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In February, Missouri was awarded $458 million in a settlement from the nation’s top opioid producers. Now, as lawmakers and state departments prepare to receive and distribute those funds, advocates hope Missouri will use the money wisely to respond to an opioid crisis that has taken thousands of lives.
The $26 billion legal settlement – joined by states, cities and counties across the country – also provides for specific payouts to Kansas City and the surrounding metro.
The state will receive the dollars from Johnson & Johnson and other major opioid distributors. The payments will be spread over a period of 18 years, with most of the money to be deployed within the first decade. Payments could start appearing as early as this month, according to officials.
Jackson County will get around $13 million total from the settlement and Kansas City will receive $15 million. Clay County was estimated to receive $1.4 million, according to Attorney General Eric Schmitt’s office. Missouri met the sign-on requirements to receive the maximum payout, Schmitt’s office said. A full list of the percent allocated of the opioid settlement funds for each city and county that joined is online.
“This settlement won’t bring our loved ones back, it won’t provide any solace for those losses, but it can bring desperately needed resources to treatment centers, rehab facilities, law enforcement, and others who are on the frontlines of fighting this opioid epidemic in our state,” Schmitt, who is also running for U.S. Senate, said in a news release.
From October 2020 to October 2021, according to the CDC, 2,131 people in Missouri died from overdoses. That marked an 11.2% increase from the year before.
The Missouri Hospital Association has suggested that part of the increase may be a drop in substance use-related visits to hospitals in the early months of the pandemic. Those visits fell significantly as hospitals reduced care, possibly resulting in lost opportunities for intervention.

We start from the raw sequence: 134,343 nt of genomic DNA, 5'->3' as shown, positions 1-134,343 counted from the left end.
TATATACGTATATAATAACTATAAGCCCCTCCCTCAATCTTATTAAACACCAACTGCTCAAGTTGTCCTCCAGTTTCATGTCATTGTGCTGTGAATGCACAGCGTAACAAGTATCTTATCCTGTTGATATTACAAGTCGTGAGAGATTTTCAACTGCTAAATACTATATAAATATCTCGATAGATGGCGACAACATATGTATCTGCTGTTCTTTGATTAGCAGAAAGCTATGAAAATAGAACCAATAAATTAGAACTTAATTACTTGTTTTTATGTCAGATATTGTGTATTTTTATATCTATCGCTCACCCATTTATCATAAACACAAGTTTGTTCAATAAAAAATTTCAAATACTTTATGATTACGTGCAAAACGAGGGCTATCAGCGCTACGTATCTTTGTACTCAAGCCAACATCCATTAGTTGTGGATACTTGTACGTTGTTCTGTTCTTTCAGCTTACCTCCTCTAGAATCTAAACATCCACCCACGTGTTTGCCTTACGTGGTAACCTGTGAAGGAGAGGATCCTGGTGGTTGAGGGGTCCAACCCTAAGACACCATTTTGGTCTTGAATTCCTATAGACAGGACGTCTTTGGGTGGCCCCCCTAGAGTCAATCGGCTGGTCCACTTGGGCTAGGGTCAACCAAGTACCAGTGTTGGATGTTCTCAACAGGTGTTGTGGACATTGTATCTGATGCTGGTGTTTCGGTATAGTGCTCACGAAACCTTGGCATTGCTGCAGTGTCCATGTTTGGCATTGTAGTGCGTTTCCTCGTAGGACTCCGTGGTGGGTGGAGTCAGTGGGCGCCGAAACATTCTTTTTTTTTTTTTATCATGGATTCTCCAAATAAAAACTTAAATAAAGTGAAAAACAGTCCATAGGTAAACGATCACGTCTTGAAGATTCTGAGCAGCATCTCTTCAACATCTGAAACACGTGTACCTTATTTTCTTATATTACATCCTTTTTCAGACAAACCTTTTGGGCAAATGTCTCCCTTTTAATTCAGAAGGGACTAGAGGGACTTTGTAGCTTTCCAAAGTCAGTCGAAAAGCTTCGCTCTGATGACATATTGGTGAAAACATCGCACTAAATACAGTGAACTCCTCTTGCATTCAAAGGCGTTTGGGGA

The drug distributors deny the claims of wrongdoing made in the litigation. As part of the agreement, they will establish a home for consolidated data from all of the distributors, which will be available to states and territories.
State sets parameters for where funds can go
Much is still unclear about how exactly the state will use the opioid settlement funds. The state’s money will be controlled by its agencies, where it can be accessed through grants. The state will get 60% of the money, and the additional 40% will go to individual counties or localities.
With the opioid settlement came the state’s creation of the Opioid Addiction Treatment and Recovery Fund. Sen. Dan Hegeman, R-Cosby, amended a bill last week that would allow various state agencies, like the departments of Health and Senior Services, Corrections or the judiciary, to have access to the money.
“Under no circumstances shall such settlement moneys be utilized to fund other services, programs, or expenses not reasonably related to opioid addiction treatment and prevention,” the statute specifies. The bill Hegeman amended was placed on a calendar for further action by the Senate as soon as this week.